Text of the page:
2. The intersection of mobile devices and global positioning systems.  One of the most common examples is the ability to leave information “hanging in the air.”  The idea is that if you’re using an M/GPS system, you can call up reviews of all the restaurants within a hundred feet of you, as an example.  These reviews would be data left by other people using the same system.  Another example is the ability to leave a note at a meeting spot for anyone who shows up late and doesn’t know where everyone else went.  I can also envision a variant on geocaching, where “hidden” messages are left in remote spots for others to find.  Walking tours could be highly annotated.  With the right system, you could set up a maze with no visible walls.

    Actually, I have an interest in more intelligent applications of global positioning technology.  In-dash mapping devices for automobiles represent a useful first step, but the devices I’ve seen are kind of crudely limited even compared to what could already be done, let alone what near-future advances might make possible.  But taking those ideas to the limit and crossing them with personal mobile devices just seems far, far too cool.  I wish I had more of an engineering bent, mostly so I could work on designing such devices.

  3. Self-organizing ad-hoc sensor networks, otherwise known as “smart dust.”  There have been articles in recent copies of Scientific American and The Economist, but the general idea is that you create a bunch of tiny, rugged sensors and scatter them around an area.  They take readings and pass them back to a hub using routing that’s determined on the fly.  One example I read about was affixing a hundred or so sensors to a redwood tree in order to better understand the fine details of the tree’s microclimate.  The possibilities are endless, as are of course the privacy concerns.  Nonetheless, these kinds of systems have too many uses to just go away.  Conservation activities could benefit hugely from this kind of technology.  So could installation defense, for that matter.  Again, it looks as though an engineering inclination would really be useful here.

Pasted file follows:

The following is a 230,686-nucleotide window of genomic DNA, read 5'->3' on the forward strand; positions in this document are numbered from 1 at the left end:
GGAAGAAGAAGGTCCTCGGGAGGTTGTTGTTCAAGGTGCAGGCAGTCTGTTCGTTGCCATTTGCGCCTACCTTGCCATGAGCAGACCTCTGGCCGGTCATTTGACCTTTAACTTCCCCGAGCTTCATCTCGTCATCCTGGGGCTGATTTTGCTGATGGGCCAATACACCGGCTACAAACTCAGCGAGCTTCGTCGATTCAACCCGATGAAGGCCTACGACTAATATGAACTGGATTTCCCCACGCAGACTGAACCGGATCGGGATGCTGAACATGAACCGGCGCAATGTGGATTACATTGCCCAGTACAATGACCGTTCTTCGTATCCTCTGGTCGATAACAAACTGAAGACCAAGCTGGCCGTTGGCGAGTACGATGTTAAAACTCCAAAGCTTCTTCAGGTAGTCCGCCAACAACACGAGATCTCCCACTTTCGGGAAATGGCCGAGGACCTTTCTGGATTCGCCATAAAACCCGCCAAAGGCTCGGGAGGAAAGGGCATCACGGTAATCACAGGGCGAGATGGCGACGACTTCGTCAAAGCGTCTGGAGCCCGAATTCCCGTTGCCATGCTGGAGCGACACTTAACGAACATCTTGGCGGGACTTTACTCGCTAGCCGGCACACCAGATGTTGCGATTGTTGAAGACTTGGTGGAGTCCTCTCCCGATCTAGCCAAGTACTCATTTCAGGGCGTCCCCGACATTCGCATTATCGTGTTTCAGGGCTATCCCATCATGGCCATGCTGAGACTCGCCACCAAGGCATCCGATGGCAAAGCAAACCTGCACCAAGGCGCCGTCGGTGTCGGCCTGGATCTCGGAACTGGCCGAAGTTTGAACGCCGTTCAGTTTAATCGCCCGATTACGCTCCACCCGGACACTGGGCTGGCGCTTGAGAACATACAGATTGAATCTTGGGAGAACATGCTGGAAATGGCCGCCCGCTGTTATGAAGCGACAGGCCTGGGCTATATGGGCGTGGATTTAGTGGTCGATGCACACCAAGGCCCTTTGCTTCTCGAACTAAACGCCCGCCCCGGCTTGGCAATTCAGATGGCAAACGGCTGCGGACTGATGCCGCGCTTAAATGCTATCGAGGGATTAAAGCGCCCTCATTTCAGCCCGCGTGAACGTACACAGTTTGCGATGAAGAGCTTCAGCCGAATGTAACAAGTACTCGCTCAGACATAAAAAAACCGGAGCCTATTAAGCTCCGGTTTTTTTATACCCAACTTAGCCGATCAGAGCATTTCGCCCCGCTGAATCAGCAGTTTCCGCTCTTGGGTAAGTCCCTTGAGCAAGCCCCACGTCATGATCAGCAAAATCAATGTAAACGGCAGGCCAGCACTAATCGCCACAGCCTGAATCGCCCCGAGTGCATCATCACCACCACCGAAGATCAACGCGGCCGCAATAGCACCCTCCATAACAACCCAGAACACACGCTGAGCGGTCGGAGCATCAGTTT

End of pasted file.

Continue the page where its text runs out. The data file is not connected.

I guess the common theme that runs through all three is pretty obvious: I’m fascinated by systems that use simple (or at least simple-to-understand) parts to enable deep complexity, and those that use self-organizing principles.  Whether those principles are expressed through software algorithms or based on leveraging human behavior doesn’t actually matter to me.  The appeal lies in trying to figure out simple rules that allow for emergent behavior, especially the kind that wasn’t in any way planned ahead of time, and most especially the kind that seems totally chaotic and random until the patterns suddenly become clear.

Yes, I am one of those people who will stare at clouds for long stretches, trying to pick out patterns and understand the fine details of what’s happning within the clouds themselves.  I’m even more intense about it when I’m in the air myself and can see them up close, see them from unaccustomed angles.  It’s a bit of an obsession, to be honest, and one that makes me a bit pouty when I don’t get a window seat.  Even when there are no clouds to be seen, I can satisfy the same impulse by scrutinizing the world below, tracing humanity’s engineering of the landscape and reading what patterns I can find.